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Coordinates: 30°51′38″N 32°10′17″E / 30.86056°N 32.17139°E / 30.86056; 32.17139


Daphnae, Taphnas (ancient Greek)
Tell Defenneh
Ancient city
Tahpanhes is located in Egypt
Location in Egypt
Coordinates: 30°51′38″N 32°10′17″E / 30.86056°N 32.17139°E / 30.86056; 32.17139
Country  Egypt
Time zone UTC+2 (EST)
 • Summer (DST) +3

Tahpanhes (also transliterated Tahapanes or Tehaphnehes; known by the Ancient Greeks as the (Pelusian) Daphnae (Ancient Greek: Δάφναι αἱ Πηλούσιαι)[1] and Taphnas (Ταφνας) in the Septuagint, now Tell Defenneh) was a city in Ancient Egypt. It was located on Lake Manzala on the Tanitic branch of the Nile, about 26 km (16 miles) from Pelusium. The site is now situated on the Suez Canal.


According to the Hebrew Bible, the Jews from Jerusalem fled to this place after the death of Gedaliah and settled there for a time (Jeremiah 2:16; 43:7,8,9; 44:1; 46:14; Ezekiel 30:18). Its Hebrew name is Hebrew: תַּחְפַּנְחֵס‎ (Taḥpanḥēs).

A platform of brickwork, which has been tentatively described as the pavement at the entry of Pharaoh's palace, has been discovered at this place. "Here," says the discoverer, William Flinders Petrie, "the ceremony described by Jeremiah 43:8-10; 'brick-kiln' (i.e. pavement of brick) took place before the chiefs of the fugitives assembled on the platform, and here Nebuchadnezzar II spread his royal pavilion".[2]

King Psammetichus (664–610 BC) established a garrison of foreign mercenaries at Daphnae, mostly Carians and Ionian Greeks (Herodotus ii. 154).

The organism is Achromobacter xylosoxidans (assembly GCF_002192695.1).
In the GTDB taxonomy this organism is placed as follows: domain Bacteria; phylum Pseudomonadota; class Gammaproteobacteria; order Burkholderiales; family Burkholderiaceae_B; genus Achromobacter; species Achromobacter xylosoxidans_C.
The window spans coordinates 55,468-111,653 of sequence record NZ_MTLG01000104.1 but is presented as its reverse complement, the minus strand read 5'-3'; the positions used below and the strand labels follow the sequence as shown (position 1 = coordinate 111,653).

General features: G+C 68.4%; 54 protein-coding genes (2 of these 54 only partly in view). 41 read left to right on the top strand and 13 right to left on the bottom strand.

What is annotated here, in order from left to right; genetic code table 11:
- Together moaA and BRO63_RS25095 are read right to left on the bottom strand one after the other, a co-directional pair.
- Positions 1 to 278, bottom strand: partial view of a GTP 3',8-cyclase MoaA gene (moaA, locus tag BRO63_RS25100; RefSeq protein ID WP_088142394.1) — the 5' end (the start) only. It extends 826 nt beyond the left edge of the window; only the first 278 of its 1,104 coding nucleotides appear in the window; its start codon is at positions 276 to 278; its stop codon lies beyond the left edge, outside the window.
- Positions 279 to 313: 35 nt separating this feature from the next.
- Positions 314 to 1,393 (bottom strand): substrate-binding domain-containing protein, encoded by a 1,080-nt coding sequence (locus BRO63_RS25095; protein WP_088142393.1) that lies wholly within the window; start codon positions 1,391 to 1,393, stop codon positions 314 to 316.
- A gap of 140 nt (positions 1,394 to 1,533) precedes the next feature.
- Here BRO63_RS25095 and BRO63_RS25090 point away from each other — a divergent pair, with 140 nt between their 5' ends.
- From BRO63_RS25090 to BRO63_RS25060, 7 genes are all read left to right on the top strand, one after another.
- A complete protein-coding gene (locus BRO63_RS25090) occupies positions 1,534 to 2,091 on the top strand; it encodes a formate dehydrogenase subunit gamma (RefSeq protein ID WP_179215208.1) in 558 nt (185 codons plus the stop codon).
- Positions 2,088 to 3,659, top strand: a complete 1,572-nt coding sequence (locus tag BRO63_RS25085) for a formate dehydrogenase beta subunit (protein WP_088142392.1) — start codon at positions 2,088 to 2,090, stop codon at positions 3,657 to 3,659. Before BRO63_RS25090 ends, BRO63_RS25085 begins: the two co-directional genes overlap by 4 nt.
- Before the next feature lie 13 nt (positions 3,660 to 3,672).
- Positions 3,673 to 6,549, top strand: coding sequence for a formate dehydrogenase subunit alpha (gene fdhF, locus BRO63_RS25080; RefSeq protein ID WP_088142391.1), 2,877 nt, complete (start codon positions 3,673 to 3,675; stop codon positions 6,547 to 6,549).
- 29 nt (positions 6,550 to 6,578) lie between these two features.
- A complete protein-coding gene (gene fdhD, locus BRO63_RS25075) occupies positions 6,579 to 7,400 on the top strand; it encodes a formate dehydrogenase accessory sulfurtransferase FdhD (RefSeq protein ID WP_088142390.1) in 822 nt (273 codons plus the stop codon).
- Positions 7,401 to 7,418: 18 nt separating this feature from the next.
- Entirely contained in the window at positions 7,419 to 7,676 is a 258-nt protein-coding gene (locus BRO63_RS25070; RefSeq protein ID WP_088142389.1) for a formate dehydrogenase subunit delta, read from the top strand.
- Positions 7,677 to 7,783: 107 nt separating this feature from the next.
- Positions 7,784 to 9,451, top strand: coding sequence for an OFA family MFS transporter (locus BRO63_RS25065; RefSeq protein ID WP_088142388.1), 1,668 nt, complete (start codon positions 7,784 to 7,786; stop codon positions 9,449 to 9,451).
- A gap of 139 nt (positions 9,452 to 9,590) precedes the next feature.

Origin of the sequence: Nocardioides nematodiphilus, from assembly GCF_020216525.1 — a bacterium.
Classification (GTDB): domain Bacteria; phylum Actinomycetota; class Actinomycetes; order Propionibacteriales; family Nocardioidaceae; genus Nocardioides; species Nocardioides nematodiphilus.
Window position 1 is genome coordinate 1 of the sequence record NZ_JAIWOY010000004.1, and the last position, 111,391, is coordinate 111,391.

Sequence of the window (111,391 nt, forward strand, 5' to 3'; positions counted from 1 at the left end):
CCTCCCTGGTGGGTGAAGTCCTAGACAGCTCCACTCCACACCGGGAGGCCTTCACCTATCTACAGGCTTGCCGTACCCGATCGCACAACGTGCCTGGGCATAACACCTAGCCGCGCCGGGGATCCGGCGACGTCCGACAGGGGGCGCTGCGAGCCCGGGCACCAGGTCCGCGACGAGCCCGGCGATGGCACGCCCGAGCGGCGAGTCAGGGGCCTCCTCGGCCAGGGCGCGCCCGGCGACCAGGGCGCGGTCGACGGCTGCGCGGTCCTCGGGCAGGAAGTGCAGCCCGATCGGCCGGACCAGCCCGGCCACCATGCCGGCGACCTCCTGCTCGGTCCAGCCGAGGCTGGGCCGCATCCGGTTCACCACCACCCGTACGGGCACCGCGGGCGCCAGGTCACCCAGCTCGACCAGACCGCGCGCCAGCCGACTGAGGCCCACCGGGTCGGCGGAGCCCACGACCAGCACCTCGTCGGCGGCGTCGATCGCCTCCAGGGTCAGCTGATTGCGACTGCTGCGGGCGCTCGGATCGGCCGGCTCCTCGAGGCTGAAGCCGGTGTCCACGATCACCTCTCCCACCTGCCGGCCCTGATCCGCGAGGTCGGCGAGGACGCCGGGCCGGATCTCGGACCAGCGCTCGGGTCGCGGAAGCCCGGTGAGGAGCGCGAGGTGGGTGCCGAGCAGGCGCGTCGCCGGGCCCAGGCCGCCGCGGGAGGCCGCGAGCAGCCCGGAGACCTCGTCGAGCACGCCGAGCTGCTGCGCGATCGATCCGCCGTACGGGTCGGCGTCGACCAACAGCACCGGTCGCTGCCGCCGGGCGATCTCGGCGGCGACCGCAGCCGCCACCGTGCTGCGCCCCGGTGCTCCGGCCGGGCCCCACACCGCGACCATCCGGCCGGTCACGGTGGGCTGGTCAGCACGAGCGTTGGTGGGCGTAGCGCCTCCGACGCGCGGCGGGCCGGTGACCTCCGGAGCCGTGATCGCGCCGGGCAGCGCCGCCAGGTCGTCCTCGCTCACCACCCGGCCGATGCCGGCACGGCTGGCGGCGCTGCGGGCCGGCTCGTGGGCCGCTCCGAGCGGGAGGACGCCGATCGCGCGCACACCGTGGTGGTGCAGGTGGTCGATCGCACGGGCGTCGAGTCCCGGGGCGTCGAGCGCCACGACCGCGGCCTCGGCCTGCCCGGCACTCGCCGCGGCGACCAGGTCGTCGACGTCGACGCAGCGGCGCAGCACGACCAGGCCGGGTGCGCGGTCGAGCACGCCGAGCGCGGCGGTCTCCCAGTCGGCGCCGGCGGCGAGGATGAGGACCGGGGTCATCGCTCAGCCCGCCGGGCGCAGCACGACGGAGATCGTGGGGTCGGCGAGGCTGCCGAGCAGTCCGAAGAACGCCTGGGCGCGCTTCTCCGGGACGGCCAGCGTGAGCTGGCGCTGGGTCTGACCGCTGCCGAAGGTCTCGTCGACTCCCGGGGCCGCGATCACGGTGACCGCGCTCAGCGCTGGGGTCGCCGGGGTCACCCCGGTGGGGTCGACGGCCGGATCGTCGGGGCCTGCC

After Jerusalem was destroyed in 586 BC, the Jewish refugees, including Jeremiah, came to Tahpanhes (Jeremiah Chapters 43-44).

When Naucratis was given the monopoly of Greek traffic by Amasis II (570–526 BC), the Greeks were removed from Daphnae and its prosperity never returned; in Herodotus' time the deserted remains of the docks and buildings were visible.

The site was discovered by Sir William Matthew Flinders Petrie in 1886; it was then known by natives as Qasr Bint al-Yahudi, the "Castle of the Jew's Daughter".[3] There is a massive fort and enclosure; the chief discovery was a large number of fragments of pottery, which are of great importance for the chronology of vase-painting, since they must belong to the time between Psammetichus and Amasis, i.e. the end of the 7th or the beginning of the 6th century BC. They show the characteristics of Ionian art, but their shapes and other details testify to their local manufacture.[4]

Egyptologist David Rohl proposed to identify Tahpanhes with the biblical location of Baal-zephon.[5]

See also


  1. ^ Herodotus. "II.30,107". Histories.
  2. ^ Petrie 1888.
  3. ^ Volume 14, The Antiquary, 1886
  4. ^  One or more of the preceding sentences incorporates text from a publication now in the public domainChisholm, Hugh, ed. (1911). "Daphnae". Encyclopædia Britannica. 7 (11th ed.). Cambridge University Press. p. 825.
  5. ^ Rohl 2003, pp. 185–189.


  • WMF Petrie, "Tanis II., Nebesheh, and Defenneh" (the Memoir of the Egypt Exploration Fund, 1888)
  • Rohl, David (2003), From Eden to Exile: The Epic History of the People of the Bible, Arrow, ISBN 0099415666.
  •  This article incorporates text from a publication now in the public domainEaston, Matthew George (1897). "Tahapanes". Easton's Bible Dictionary (New and revised ed.). T. Nelson and Sons.
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